The Inverse Research Law – the least evidence from settings where need is greatest. An overview of reviews of interventions to reduce the risk of preterm births and their generalisability to low- and middle-income settings




Oral session: Global health and equity (3)


Thursday 24 October 2019 - 16:00 to 17:30


All authors in correct order:

Campbell F1, Jayasooriya SM2, Soma-Pillay P3, Balen J2, Gillespie B4, Mitchell C4, Anumba D4
1 School of Health and Related Research (ScHARR), UK
3 University of Pretoria, South Africa
4 University of Sheffield, UK
Presenting author and contact person

Presenting author:

Fiona Campbell

Contact person:

Abstract text
Background: preterm birth (PTB at < 37 weeks' gestation) is the leading cause of death worldwide in children under five years. Approximately 10.6% of live births (14.8 million infants) each year are premature, with 81% of preterm births in Asia and sub-Saharan Africa. Developing clinical guidelines to prevent PTB in low- and middle-income (LMIC) settings, where the preterm birth rates are highest, requires drawing on existing evidence that is largely reliant on research data gathered in high-income settings. We sought to explore the extent to which systematic review evidence considers generalizability of findings to LMIC settings, and the settings in which primary data are gathered.

- identify existing systematic reviews that have explored interventions to reduce the risk of preterm birth;
- describe the proportion of primary studies included in the reviews undertaken in LMICs;
- describe the effectiveness of the interventions;
- explore the methods used in systematic reviews to consider generalizability of findings across diverse contexts.

Methods: a mapping review described the evidence across a range of interventions, implemented during pregnancy to prevent spontaneous PTB. Systematic searches of electronic databases identified 188 systematic reviews for inclusion. We abstracted data and subjected findings to a narrative synthesis. If reported, we classified the countries where the primary studies were undertaken using World Bank categories.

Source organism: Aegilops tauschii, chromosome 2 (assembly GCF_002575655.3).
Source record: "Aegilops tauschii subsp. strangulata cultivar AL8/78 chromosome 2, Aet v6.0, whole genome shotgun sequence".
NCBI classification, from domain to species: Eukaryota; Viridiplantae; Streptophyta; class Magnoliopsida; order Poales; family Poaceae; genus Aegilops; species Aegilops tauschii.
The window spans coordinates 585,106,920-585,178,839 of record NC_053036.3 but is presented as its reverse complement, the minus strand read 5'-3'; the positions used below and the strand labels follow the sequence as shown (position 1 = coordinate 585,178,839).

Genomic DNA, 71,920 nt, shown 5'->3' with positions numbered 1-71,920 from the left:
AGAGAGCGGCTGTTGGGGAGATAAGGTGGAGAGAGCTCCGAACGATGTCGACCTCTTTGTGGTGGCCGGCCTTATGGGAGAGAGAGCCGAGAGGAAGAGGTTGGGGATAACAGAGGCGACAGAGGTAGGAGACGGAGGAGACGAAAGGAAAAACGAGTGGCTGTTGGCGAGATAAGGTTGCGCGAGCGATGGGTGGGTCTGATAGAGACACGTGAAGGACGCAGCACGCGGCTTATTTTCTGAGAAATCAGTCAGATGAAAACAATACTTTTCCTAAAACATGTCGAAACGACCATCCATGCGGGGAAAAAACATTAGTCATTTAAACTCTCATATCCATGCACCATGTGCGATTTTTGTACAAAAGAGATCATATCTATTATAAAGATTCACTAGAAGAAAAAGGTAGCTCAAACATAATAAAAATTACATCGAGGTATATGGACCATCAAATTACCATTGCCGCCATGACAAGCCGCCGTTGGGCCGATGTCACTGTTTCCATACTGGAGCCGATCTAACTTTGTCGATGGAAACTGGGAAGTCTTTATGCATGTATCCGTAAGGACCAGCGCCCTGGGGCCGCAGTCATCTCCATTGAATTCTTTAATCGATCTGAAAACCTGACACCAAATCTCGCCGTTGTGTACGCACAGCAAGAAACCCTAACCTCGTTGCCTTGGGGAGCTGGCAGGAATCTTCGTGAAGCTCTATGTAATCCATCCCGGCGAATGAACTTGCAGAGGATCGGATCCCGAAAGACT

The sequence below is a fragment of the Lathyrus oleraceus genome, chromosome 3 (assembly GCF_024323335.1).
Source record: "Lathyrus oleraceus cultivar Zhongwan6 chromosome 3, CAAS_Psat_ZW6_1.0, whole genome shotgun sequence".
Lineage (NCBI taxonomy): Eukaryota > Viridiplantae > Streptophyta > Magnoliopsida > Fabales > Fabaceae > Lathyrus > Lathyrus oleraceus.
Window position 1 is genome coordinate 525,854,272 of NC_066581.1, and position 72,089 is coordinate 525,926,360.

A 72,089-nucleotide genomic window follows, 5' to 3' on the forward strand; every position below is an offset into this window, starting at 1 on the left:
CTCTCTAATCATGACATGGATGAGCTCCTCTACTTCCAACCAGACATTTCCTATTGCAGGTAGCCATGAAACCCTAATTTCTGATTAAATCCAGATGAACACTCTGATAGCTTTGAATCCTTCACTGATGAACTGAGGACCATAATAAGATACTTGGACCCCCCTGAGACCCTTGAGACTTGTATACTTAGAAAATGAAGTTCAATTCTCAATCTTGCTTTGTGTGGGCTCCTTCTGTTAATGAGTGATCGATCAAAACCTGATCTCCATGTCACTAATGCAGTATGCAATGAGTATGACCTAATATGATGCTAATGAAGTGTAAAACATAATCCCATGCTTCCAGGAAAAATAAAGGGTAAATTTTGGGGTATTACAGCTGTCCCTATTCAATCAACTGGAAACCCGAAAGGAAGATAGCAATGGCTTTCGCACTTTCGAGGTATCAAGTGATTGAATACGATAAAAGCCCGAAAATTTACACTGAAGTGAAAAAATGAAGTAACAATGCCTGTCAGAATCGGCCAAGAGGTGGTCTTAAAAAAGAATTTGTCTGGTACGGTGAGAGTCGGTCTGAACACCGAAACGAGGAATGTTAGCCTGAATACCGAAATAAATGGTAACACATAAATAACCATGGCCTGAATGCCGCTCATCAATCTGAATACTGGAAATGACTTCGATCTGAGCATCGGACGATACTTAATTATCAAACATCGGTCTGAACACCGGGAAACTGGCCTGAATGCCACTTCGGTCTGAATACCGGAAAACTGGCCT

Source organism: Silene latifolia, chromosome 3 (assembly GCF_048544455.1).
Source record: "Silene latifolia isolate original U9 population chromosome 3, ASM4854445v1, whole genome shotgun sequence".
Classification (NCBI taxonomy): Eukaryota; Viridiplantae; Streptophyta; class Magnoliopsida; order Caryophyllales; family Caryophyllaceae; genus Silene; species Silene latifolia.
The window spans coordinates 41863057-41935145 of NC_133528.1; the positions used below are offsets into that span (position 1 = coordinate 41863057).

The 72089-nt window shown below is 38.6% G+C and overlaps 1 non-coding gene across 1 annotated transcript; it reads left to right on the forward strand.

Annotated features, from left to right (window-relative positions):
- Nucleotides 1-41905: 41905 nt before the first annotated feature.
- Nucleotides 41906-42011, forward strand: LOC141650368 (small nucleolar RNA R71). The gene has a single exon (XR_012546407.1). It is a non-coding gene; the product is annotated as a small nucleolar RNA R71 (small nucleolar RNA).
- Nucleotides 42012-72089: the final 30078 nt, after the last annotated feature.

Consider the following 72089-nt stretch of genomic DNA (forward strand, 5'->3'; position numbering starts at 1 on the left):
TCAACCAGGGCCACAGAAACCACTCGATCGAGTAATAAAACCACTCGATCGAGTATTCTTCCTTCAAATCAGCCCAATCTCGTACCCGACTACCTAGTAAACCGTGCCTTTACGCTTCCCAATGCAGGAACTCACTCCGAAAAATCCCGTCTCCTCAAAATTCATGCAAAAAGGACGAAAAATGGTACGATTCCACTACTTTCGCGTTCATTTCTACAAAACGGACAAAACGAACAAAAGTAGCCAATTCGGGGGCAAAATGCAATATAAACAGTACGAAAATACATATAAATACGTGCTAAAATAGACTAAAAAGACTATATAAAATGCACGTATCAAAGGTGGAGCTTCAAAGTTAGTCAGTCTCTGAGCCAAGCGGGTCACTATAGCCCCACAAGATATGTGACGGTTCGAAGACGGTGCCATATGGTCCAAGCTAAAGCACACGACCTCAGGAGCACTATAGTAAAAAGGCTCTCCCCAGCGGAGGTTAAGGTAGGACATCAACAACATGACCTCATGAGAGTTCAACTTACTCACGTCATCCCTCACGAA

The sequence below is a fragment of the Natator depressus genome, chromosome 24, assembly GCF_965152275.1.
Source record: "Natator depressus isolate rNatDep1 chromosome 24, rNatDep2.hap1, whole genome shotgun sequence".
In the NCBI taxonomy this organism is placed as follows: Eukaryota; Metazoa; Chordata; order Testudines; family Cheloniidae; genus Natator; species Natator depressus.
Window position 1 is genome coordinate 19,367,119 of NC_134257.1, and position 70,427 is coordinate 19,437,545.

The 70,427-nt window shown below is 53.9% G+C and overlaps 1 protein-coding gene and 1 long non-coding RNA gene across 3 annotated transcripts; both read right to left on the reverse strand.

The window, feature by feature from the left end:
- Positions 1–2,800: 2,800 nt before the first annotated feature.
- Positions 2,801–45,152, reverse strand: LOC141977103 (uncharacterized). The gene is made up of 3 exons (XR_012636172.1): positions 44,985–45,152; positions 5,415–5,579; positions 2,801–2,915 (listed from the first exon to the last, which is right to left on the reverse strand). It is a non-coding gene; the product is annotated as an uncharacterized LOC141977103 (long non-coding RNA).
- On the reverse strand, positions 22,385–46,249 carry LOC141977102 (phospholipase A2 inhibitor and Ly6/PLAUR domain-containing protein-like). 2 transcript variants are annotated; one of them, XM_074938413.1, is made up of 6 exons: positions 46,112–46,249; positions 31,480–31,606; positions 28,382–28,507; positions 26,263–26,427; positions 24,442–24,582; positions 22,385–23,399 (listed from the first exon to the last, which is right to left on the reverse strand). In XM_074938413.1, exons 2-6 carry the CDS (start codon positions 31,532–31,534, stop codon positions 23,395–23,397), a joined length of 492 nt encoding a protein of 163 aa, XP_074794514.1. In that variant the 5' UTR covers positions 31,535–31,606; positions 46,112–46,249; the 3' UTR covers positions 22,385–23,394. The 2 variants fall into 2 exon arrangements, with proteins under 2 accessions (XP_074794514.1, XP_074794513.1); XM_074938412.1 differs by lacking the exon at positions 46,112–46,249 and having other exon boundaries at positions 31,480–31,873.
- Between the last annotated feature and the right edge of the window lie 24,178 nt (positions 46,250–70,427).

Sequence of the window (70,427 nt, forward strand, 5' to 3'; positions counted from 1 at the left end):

Results: we included 188 systematic reviews addressing the following interventions: healthcare delivery and health systems (n = 18), predicting risk of PTB (n = 18), lifestyle changes (n = 15), nutritional interventions (n = 36) periodontal disease treatment (n = 23), influenza vaccination (n = 2), infection screening and treatment (18 reviews), cerclage (n = 19), corticosteroids (n = 10), cervical pessary (n = 6) and progesterone (n = 23).

We found a lack of consistency between reviews on the effects on PTB and an absence of strong evidence supporting existing interventions in reducing PTB. Twenty-eight per cent of reviews did not report the country where the primary studies were undertaken suggesting a poor understanding of the influence of context on PTB outcomes. The proportion of studies undertaken in LMICs varied across intervention types. We found that there is very little data from low-income countries, with most LMIC data derived from lower middle- and middle-income countries.

Conclusions: this review describes the current evidence published over the last decade, on interventions to reduce the risk of PTB. We suggest an inverse care pattern of evidence with the least amount of evaluation occurring in those contexts where PTB rates are highest. The extent to which findings can be generalized to different contexts has been largely unexplored in the existing evidence reviews. The lack of data to support effective interventions in LMIC contexts has implications for the development of contextually relevant clinical guidelines.